The Whole Story

  1. Need for Housing Policies
  2. The Costs of Provision
  3.     Investment Advantages
        The Carpetbaggers
  4. A Crucial Misconception
  5. Post-War Policies
  6. The Cost of Subsidies
  7. The Decline of Housing
        Confronting Prejudice
  8. Complementary Housing
  9.     The Equity Spectrum
        Affordable Housing



  • A5 Bookfold Printout
    'The Whole Story' can be printed on A4 paper in a way that allows it to fold into an A5 sized booklet.
  • Housing Cost Models
    Excel spreadsheets used to generate the financial models of housing provision
  • Summary
    The Essentials of UK Housing Policy. Both good and bad.


Private Rented Consumer Service
Home ownership
Rented Investment Houses
Right-to-Buy Law



Heath defined "economic" council rents as equivalent to private sector rents; but that is like comparing apples with oranges. It is like comparing cars with aeroplanes. The provision of houses by investment, for homeownership and or as cost balanced rented stock, are very cheap compared with a PRCS.

Conservative policy, based on this misconception of housing provision has made an expensive PRCS the only alternative to homeownership. The high rents of a PRCS have boosted prices beyond the affordable range of most first time buyers. From a market that was close to self-sufficiency in 1971, we have established a totally inadequate provision of housing with subsidies that devastate the public purse.


The provision of housing is trapped within the rigid constraints of a Private Rented Consumer Service (PRCS). By realising this, we can understand and solve our housing problems.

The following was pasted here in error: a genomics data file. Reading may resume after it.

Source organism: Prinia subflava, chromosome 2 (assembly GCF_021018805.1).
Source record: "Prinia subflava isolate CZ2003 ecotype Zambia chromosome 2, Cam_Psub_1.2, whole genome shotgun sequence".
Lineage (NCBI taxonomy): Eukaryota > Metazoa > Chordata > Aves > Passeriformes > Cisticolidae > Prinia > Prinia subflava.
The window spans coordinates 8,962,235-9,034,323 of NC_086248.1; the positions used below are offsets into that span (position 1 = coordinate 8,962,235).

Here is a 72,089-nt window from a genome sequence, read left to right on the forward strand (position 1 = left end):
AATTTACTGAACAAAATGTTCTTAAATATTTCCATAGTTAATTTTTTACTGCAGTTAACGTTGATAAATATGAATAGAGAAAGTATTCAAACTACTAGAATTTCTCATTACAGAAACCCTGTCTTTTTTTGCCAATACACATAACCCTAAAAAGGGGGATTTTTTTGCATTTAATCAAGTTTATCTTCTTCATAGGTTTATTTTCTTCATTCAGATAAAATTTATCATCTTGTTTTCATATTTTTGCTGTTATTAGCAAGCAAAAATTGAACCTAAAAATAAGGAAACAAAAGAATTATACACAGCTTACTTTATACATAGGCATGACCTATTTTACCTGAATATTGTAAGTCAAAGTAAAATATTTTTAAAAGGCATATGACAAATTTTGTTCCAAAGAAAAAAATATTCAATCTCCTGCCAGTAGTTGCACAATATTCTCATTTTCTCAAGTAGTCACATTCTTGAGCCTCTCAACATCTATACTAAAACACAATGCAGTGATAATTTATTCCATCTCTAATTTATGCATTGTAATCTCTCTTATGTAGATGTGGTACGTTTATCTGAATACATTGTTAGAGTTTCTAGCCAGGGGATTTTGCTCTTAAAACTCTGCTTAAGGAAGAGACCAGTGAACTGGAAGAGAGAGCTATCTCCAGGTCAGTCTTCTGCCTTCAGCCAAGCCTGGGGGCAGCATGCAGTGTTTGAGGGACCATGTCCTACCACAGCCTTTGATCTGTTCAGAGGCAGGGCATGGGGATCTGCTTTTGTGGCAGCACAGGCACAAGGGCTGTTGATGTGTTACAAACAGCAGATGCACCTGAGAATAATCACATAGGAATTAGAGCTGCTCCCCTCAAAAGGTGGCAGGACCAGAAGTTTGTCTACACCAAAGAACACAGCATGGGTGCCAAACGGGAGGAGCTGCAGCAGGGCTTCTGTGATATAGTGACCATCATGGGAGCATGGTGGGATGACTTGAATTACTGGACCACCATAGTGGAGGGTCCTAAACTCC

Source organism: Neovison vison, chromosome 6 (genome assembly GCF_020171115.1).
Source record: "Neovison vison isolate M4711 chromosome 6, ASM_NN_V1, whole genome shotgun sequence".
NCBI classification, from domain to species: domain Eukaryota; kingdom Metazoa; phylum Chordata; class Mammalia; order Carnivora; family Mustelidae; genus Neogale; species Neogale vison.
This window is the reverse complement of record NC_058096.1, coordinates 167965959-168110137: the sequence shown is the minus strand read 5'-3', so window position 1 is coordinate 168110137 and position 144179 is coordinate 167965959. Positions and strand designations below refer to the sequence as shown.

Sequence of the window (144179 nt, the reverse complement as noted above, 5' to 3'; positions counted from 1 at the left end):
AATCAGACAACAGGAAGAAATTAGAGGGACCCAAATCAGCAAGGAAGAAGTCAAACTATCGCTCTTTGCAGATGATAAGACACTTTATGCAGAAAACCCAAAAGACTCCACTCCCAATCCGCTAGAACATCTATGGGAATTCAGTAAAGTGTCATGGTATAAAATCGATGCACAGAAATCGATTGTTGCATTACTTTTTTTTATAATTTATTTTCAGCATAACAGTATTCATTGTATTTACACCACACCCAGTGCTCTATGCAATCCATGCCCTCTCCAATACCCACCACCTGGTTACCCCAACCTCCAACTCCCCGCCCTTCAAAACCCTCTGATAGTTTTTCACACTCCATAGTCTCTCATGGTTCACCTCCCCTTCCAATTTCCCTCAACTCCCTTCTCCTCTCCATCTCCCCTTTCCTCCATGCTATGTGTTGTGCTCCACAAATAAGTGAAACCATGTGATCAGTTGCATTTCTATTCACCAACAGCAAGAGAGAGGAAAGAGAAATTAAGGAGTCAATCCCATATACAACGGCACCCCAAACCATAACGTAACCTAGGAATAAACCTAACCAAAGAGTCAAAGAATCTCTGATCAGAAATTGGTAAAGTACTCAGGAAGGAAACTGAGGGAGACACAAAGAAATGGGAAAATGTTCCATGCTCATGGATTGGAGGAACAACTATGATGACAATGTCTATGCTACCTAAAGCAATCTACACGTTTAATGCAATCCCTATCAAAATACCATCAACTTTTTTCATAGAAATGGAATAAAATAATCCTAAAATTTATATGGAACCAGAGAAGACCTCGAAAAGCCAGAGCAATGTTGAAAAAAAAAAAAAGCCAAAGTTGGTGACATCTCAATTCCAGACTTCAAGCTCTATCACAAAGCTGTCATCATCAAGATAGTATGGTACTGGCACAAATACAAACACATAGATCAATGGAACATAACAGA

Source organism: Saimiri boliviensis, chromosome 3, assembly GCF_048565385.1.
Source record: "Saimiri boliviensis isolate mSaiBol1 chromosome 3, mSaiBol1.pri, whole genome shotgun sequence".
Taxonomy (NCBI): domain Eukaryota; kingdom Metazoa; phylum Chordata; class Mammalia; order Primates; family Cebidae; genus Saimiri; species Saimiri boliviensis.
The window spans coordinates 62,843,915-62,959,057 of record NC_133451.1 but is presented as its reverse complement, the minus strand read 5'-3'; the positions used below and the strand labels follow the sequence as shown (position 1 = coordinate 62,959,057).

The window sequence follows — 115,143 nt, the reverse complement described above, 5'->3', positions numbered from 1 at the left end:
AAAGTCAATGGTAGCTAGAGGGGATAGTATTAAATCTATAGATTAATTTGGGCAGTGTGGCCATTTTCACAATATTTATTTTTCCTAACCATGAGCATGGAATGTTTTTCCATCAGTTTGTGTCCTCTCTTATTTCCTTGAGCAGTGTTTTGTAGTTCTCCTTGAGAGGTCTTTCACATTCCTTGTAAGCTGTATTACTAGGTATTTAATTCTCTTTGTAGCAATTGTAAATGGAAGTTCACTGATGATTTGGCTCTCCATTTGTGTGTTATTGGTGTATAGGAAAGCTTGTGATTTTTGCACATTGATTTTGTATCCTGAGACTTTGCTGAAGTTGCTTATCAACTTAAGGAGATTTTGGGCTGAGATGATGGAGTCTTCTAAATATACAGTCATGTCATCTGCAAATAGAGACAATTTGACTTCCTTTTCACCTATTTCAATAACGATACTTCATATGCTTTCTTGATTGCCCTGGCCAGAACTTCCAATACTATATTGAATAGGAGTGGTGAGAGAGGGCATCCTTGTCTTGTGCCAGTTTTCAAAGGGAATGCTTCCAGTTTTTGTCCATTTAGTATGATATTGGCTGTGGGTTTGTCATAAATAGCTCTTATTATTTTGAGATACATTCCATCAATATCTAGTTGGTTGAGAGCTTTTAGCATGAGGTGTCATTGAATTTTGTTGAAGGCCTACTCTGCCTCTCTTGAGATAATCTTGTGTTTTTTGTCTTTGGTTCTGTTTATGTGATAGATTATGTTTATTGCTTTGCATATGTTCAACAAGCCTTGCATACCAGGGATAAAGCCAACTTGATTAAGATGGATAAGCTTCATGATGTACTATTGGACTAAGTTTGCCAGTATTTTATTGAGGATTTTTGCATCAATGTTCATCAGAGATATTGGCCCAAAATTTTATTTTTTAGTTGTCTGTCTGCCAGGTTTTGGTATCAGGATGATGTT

We can begin to understand why these structures must be replaced with policies of provision that make the homeownership and rented sectors mutually supportive.

The unfolding consequences of the PRCS began in 1971, with the abolition of the cost-balancing principle on which the low-cost rented sector was based. It has nothing to do with the global credit crunch, which merely had the effect of emphasising the size of the hole that we were in already.


  • Rent subsidies of £24 billion/year in 2010.
  • £75,000 discount given away on the sale of a single house

Any policy designed to relieve the current state of crises will fail until the fundamental distortions of discounted sales and rent-subsidies are removed. They are automatically recidivist and except by windfall to tiny minorities, neither first-time buyers nor the poor, nor we as taxpayers can afford them, The windfalls handed out to create the pretence of Affordable Housing are a cost to everyone else that is quickly dissipated and becomes lost to housing within a generation.


The true cause of housing poverty is that the advantages of investment are limited to those on higher incomes - to those who can afford to buy. Trapped by subsidies, tenants are deliberately excluded from the benefits of investment, which could quite easily provide affordable housing to tenants and owners alike.


In the last century, Conservatives pursued a policy to restore the dominance of the PRCS, as it was in the previous century. Really amazing but true! Macmillan wrote the post-WWII design to achieve it and he tutored his cabinet on how to hide it from the electorate.

Affordable Housing is impossible under the High Rent policy. But it is a name attached to windfall schemes that are scattered, on occasion to relieve the gloom. The High Rent policy spends billions per year to prevent and eliminate the low-cost rented option, because it threatens the dominance of the PRCS. The Right-to-buy law is another misnomer. It actually means the right to a huge discount on buying a house from social rented stock.